Analysis: Sunderland made the post-Mourinho bounce far too easy for Chelsea

Jack Rodwell
Jack Rodwell
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Sunderland fans know the textbook by heart over how to welcome a new manager to the dug-out.

It's rarely accompanied by a sorrowful lament to the chap whose just been given the bullet...

Jose Mourinho's untimely departure made for a bizarre atmosphere inside Stamford Bridge yesterday; boos for protagonists Cesc Fabregas and Diego Costa, banners proclaiming adoration for the Portugese, and his name chanted after all three of Chelsea's goals.

It was difficult not to be caught up in the circus stemming from Mourinho's exit and the unrecognisable response from previously lethargic players who had offered so little for their manager until Sunderland arrived in town.

But the unique environment only made Sunderland's feeble resistance all the more infuriating.

Sam Allardyce's pre-match team talk would have boasted the inevitable message about frustrating the hosts early on and allowing that discontent with Fabregas and Costa to boil over - as it largely did when both were taken off in the second half.

Instead, Sunderland produced a first half display which was arguably as bad as anything served up this season, let alone under Allardyce.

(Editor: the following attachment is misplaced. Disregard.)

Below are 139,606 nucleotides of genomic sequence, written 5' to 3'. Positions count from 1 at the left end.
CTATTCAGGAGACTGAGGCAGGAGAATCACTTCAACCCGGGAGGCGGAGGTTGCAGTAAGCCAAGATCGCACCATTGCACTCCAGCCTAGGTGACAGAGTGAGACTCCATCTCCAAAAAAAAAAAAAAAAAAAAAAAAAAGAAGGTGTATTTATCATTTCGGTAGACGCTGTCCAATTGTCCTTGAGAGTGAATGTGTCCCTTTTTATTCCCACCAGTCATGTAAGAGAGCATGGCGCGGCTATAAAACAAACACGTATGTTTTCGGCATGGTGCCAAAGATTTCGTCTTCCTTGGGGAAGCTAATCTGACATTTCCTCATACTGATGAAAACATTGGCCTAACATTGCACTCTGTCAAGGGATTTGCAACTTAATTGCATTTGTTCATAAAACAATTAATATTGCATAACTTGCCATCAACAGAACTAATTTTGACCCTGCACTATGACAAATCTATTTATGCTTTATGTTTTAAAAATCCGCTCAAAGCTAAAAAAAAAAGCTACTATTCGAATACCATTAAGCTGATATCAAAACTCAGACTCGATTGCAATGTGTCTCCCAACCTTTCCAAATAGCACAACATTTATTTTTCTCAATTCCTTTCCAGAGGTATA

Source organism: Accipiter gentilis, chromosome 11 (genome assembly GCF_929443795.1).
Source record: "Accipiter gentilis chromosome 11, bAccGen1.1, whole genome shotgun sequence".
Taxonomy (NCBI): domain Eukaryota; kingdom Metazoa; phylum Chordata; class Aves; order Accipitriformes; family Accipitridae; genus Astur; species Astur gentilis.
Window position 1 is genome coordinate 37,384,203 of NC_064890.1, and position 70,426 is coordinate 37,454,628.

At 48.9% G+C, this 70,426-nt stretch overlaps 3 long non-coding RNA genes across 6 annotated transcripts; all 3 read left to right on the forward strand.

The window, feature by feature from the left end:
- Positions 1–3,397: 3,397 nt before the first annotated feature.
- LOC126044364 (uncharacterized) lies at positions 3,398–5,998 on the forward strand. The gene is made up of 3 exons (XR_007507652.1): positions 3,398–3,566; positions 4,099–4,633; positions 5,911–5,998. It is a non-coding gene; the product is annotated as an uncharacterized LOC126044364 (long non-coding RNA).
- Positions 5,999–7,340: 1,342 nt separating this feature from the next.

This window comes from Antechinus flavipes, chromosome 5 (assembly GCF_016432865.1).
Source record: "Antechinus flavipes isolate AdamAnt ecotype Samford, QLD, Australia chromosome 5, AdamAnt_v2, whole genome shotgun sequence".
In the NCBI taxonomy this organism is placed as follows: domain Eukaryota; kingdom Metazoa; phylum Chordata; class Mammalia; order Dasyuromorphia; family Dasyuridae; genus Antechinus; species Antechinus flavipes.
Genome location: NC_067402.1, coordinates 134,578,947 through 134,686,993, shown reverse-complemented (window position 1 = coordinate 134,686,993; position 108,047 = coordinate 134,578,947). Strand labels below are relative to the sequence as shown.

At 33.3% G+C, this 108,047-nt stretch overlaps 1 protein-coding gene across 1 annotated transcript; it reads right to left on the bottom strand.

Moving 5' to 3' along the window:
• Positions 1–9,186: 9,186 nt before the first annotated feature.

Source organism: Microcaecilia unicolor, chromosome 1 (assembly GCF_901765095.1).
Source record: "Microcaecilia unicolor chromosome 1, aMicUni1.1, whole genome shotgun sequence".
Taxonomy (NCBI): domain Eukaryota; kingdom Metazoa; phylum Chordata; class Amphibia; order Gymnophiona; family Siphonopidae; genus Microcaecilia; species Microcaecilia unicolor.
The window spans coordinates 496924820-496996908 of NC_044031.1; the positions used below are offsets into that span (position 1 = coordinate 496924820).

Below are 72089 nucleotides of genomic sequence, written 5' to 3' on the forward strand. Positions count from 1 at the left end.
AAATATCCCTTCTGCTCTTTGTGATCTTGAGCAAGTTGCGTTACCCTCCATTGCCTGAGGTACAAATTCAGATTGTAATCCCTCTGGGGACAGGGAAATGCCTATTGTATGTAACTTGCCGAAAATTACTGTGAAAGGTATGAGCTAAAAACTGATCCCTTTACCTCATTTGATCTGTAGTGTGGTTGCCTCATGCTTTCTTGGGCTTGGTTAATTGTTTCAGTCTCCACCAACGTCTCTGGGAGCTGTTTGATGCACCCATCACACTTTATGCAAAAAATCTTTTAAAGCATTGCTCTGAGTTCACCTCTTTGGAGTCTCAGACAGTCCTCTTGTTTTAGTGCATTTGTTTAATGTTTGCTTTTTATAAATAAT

Chelsea strolled into a two-goal lead at a canter - Oscar's waltz through the Sunderland defence at walking pace, before Costel Pantilimon came to the rescue, summing up how comfortable it was for the hosts.

Even had Mourinho been in charge and Chelsea been as vulnerable as they have been so frequently this season, you sensed they would have been equally able to coast through to a half-time lead.

Sunderland were defensively fragile - with Sebastian Coates culpable for the first two goals and still showing the after-effects of illness - and dreadful in their ball retention.

It was no surprise that Coates was hooked, as Allardyce made a substitution after 20-odd minutes for the second game on the spin.

Most troublesome was the utter absence of any hint of a midfield platform. Ola Toivonen, and to a lesser degree Jack Rodwell, were simply chasing shadows.

A second successive ominous performance from Toivonen may well prove to be a turning point in Allardyce's opinion on the Swede, albeit Rodwell will miss Boxing Day's trip to Manchester City through suspension.

Sunderland didn't even awake from their stupor after a half-time rocket. It was Borini's 53rd minute goal which finally sounded the alarm clock.

Had Sunderland began the game in that fashion - with Borini and Jermain Defoe both spurning presentable late opportunities - then they might have had a chance.

But it's no use suddenly deciding to play when 3-1 down.

That statement has applied a few times to Sunderland over recent seasons though